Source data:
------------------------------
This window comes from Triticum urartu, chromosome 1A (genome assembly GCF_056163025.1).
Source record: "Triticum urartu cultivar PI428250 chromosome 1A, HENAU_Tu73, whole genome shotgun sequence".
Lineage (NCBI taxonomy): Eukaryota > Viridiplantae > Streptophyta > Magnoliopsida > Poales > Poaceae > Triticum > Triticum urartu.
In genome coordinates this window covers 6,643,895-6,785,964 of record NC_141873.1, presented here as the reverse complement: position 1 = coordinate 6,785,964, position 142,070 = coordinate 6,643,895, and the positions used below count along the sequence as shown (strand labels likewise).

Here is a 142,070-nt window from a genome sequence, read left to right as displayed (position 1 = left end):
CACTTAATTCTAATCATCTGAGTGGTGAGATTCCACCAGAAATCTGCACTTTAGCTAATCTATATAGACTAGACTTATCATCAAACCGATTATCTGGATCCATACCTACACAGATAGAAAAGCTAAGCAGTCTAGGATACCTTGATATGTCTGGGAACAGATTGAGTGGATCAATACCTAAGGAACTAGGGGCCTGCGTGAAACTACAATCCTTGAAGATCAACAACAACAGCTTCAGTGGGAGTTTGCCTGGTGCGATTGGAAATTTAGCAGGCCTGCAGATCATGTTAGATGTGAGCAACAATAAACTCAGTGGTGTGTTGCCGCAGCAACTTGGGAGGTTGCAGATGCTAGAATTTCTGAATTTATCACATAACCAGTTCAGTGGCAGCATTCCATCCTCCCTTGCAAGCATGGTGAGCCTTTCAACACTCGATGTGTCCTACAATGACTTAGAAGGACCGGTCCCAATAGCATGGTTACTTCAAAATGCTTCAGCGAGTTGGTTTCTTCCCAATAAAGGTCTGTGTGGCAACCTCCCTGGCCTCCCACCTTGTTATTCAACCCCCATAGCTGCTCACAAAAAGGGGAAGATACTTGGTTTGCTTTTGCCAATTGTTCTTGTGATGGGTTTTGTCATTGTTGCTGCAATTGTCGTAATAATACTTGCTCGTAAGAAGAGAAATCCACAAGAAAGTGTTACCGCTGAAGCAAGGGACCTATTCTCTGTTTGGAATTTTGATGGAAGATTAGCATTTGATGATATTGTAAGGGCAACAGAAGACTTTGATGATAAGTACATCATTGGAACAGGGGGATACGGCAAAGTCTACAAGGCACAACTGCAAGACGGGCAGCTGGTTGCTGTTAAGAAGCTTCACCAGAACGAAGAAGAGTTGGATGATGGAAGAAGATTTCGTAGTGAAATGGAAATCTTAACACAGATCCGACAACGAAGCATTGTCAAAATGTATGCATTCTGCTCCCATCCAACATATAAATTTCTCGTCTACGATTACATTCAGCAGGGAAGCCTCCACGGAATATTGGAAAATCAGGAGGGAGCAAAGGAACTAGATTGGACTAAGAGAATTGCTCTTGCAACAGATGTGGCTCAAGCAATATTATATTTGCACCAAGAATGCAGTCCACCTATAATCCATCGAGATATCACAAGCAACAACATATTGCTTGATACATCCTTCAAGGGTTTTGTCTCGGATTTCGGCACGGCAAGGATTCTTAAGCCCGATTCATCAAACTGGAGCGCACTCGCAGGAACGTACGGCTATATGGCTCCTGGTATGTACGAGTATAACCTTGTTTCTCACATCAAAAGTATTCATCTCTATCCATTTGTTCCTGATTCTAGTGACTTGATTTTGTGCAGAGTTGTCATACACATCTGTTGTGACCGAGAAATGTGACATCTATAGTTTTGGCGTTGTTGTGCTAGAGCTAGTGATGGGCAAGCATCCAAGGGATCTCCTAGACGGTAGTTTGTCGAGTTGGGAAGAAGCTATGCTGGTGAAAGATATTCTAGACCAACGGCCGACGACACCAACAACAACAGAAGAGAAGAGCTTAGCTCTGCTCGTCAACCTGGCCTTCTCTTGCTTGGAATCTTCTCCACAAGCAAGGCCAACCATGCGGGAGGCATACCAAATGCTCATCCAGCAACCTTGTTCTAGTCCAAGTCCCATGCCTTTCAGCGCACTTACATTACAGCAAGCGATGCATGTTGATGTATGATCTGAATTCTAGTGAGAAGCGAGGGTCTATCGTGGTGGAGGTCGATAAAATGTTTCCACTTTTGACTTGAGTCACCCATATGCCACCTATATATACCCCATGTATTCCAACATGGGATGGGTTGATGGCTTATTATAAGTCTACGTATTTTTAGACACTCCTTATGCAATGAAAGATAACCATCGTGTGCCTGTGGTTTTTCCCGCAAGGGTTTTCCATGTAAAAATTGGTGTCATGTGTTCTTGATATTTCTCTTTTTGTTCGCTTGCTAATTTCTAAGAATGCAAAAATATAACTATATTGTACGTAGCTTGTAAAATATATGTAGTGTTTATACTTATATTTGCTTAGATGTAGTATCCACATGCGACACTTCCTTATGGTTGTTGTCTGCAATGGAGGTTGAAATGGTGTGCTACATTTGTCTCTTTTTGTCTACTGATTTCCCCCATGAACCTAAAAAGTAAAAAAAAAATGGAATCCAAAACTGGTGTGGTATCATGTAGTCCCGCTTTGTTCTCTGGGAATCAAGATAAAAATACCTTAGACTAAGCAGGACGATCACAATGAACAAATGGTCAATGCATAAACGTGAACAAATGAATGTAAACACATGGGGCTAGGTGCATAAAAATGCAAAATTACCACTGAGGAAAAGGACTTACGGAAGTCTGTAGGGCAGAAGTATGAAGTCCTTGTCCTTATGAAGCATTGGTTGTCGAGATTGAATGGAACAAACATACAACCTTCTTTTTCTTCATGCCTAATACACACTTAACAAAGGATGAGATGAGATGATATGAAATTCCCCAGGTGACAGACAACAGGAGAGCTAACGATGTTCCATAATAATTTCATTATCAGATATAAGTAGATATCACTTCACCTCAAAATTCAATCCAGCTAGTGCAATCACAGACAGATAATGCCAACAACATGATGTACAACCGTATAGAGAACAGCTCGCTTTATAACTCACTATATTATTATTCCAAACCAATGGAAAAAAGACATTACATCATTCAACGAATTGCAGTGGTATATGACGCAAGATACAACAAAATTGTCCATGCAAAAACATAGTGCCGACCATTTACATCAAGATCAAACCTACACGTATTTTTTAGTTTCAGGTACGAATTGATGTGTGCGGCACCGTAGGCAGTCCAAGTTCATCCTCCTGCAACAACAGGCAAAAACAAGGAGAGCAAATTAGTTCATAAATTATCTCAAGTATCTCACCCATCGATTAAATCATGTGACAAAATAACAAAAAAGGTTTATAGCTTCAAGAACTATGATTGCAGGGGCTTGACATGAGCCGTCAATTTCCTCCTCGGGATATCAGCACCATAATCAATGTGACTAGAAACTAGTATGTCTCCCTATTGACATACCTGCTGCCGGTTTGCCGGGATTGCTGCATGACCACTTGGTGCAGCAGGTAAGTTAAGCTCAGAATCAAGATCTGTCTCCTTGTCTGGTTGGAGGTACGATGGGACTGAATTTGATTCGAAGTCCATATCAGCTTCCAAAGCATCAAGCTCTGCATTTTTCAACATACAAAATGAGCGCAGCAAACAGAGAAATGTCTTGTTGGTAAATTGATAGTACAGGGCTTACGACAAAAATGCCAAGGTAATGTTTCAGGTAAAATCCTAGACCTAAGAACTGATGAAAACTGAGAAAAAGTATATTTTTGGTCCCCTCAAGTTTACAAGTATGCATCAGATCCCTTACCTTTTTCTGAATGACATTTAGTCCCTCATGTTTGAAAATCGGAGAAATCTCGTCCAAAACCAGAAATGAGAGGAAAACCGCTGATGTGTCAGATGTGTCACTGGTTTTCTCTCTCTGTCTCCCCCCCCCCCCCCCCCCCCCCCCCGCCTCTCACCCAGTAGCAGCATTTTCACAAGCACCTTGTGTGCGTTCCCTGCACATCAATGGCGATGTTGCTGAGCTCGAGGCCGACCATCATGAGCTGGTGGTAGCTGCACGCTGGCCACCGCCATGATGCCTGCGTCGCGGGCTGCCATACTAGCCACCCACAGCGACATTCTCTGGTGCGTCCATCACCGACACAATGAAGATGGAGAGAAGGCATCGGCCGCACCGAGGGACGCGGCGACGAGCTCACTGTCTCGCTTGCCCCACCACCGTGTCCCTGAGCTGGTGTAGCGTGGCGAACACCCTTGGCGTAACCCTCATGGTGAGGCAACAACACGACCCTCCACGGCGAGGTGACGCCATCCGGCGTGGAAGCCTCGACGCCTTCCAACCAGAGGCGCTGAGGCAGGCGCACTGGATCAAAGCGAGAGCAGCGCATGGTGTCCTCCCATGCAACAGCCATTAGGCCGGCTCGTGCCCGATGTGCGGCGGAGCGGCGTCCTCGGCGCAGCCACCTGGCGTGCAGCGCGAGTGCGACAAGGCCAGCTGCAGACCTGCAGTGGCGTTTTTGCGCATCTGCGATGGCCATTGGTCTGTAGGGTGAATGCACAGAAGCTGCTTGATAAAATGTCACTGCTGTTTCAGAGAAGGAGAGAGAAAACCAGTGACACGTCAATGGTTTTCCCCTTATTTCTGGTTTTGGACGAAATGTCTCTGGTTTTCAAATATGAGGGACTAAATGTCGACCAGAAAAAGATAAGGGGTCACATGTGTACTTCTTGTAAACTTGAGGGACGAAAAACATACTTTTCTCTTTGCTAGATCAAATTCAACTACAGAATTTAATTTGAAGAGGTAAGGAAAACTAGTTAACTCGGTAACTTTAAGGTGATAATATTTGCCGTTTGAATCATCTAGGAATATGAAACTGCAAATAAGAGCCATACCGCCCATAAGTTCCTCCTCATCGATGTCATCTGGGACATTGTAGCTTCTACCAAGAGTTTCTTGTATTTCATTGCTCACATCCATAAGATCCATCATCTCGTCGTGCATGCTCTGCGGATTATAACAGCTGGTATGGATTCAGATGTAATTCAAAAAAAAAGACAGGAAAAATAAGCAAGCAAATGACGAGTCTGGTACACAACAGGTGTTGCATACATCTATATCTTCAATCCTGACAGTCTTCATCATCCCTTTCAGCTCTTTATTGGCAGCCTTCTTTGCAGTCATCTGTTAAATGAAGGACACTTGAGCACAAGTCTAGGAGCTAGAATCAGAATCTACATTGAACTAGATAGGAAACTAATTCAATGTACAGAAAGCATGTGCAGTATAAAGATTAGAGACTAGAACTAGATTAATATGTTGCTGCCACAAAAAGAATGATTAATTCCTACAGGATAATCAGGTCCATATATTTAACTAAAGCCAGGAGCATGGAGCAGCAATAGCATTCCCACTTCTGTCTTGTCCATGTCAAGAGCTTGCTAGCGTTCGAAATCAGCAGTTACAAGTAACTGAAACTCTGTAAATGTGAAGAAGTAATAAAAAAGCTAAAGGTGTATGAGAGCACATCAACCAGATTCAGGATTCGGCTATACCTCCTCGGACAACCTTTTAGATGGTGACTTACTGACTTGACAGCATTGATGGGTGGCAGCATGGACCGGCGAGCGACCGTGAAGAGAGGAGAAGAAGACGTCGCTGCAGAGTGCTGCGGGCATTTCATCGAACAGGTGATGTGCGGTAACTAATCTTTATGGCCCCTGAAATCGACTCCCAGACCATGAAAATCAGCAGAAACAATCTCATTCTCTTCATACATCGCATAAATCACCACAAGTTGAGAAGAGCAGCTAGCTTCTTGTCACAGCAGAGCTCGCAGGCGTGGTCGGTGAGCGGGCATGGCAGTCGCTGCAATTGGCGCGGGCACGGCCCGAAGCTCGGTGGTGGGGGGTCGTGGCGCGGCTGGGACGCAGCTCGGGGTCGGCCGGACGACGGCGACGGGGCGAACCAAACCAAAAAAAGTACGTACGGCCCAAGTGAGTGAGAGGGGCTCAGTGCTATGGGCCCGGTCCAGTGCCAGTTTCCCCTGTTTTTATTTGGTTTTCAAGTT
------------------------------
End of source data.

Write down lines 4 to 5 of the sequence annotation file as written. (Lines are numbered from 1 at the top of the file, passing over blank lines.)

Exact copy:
In genome coordinates this window covers 6,643,895-6,785,964 of record NC_141873.1, presented here as the reverse complement: position 1 = coordinate 6,785,964, position 142,070 = coordinate 6,643,895, and the positions used below count along the sequence as shown (strand labels likewise).

Here is a 142,070-nt window from a genome sequence, read left to right as displayed (position 1 = left end):